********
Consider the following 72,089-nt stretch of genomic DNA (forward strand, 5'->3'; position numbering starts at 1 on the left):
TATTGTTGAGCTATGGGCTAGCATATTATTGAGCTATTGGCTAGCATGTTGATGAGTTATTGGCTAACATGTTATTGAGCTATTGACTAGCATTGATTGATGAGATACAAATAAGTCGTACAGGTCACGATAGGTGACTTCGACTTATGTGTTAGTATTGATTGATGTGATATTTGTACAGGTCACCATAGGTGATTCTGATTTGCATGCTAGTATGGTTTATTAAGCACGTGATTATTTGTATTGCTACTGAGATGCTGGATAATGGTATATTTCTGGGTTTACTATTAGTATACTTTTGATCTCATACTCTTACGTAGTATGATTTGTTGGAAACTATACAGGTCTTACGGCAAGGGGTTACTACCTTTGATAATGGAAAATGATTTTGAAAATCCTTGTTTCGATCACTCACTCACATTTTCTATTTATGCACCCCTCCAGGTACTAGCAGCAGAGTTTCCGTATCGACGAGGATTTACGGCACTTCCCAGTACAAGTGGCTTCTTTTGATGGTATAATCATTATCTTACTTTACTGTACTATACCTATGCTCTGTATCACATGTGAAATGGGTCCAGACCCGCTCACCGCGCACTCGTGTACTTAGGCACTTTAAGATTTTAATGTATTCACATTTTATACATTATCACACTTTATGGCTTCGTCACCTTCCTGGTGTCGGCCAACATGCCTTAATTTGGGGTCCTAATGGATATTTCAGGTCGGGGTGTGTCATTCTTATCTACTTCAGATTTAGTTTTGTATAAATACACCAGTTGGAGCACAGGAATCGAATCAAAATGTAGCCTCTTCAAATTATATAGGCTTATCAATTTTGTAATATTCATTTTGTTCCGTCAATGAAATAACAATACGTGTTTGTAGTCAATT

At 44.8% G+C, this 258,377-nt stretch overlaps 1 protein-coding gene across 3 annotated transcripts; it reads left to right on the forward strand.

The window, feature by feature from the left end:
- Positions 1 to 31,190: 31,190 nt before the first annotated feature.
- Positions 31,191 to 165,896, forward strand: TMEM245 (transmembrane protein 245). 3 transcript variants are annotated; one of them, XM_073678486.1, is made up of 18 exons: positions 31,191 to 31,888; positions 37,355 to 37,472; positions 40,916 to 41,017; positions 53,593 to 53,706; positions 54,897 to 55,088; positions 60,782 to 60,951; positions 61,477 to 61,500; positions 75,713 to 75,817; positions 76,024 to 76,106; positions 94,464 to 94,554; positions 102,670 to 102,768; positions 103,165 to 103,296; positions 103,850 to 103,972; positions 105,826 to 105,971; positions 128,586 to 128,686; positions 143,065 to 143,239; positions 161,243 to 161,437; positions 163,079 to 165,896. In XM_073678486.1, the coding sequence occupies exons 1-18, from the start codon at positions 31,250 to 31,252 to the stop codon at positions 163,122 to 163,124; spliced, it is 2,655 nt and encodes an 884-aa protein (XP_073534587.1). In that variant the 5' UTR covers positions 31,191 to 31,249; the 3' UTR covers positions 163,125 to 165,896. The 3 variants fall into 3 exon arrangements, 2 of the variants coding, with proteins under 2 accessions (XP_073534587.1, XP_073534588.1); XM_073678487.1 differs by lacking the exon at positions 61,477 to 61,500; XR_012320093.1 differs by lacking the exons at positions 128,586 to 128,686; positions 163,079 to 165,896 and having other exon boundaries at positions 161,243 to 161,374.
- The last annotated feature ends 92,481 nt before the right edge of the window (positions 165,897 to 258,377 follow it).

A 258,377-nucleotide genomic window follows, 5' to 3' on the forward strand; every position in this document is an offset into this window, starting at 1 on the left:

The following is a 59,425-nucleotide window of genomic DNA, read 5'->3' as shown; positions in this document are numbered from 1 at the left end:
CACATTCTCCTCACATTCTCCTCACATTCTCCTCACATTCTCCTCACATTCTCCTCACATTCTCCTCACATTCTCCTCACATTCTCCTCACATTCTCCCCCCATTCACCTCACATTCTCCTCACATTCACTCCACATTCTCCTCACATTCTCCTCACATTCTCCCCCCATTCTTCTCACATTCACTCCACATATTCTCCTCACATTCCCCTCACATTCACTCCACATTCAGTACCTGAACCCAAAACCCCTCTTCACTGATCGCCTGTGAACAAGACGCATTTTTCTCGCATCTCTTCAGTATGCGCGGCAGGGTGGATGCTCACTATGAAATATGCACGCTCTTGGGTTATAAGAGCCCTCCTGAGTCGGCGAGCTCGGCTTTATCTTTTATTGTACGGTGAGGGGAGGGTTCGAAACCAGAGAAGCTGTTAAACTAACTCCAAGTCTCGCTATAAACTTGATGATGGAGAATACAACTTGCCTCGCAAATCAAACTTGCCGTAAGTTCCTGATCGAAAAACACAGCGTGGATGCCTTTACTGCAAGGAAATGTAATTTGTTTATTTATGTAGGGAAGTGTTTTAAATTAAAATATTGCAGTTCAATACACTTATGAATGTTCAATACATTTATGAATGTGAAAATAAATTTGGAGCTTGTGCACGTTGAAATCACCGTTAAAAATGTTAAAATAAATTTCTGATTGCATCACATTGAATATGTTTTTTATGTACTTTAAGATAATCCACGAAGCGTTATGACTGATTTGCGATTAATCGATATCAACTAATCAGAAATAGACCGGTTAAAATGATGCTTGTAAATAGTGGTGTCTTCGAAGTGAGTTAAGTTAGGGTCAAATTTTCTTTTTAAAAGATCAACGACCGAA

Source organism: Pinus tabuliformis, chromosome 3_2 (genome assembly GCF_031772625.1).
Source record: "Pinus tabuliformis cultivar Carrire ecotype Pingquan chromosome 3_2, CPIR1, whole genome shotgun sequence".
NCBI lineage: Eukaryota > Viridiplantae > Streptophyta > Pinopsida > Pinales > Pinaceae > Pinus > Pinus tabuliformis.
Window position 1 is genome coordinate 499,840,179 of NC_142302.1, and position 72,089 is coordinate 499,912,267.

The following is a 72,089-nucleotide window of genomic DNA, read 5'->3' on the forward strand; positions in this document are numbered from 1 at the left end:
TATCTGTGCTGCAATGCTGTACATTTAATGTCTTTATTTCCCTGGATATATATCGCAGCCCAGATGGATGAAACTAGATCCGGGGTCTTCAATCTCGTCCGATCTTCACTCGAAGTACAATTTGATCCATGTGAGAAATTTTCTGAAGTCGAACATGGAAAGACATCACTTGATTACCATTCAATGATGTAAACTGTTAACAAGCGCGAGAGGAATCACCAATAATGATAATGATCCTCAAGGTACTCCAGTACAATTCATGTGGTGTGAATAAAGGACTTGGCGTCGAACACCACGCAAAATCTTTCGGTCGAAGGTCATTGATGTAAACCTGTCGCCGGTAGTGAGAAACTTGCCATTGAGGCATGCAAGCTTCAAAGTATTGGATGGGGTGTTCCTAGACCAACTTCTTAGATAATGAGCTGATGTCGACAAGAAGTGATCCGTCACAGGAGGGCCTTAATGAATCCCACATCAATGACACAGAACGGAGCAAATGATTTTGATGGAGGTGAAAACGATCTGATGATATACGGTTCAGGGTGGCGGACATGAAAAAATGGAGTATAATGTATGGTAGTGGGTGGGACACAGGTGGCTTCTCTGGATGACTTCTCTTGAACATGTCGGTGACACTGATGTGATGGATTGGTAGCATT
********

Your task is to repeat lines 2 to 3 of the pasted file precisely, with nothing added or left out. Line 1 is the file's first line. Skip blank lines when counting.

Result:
TATTGTTGAGCTATGGGCTAGCATATTATTGAGCTATTGGCTAGCATGTTGATGAGTTATTGGCTAACATGTTATTGAGCTATTGACTAGCATTGATTGATGAGATACAAATAAGTCGTACAGGTCACGATAGGTGACTTCGACTTATGTGTTAGTATTGATTGATGTGATATTTGTACAGGTCACCATAGGTGATTCTGATTTGCATGCTAGTATGGTTTATTAAGCACGTGATTATTTGTATTGCTACTGAGATGCTGGATAATGGTATATTTCTGGGTTTACTATTAGTATACTTTTGATCTCATACTCTTACGTAGTATGATTTGTTGGAAACTATACAGGTCTTACGGCAAGGGGTTACTACCTTTGATAATGGAAAATGATTTTGAAAATCCTTGTTTCGATCACTCACTCACATTTTCTATTTATGCACCCCTCCAGGTACTAGCAGCAGAGTTTCCGTATCGACGAGGATTTACGGCACTTCCCAGTACAAGTGGCTTCTTTTGATGGTATAATCATTATCTTACTTTACTGTACTATACCTATGCTCTGTATCACATGTGAAATGGGTCCAGACCCGCTCACCGCGCACTCGTGTACTTAGGCACTTTAAGATTTTAATGTATTCACATTTTATACATTATCACACTTTATGGCTTCGTCACCTTCCTGGTGTCGGCCAACATGCCTTAATTTGGGGTCCTAATGGATATTTCAGGTCGGGGTGTGTCATTCTTATCTACTTCAGATTTAGTTTTGTATAAATACACCAGTTGGAGCACAGGAATCGAATCAAAATGTAGCCTCTTCAAATTATATAGGCTTATCAATTTTGTAATATTCATTTTGTTCCGTCAATGAAATAACAATACGTGTTTGTAGTCAATT

At 44.8% G+C, this 258,377-nt stretch overlaps 1 protein-coding gene across 3 annotated transcripts; it reads left to right on the forward strand.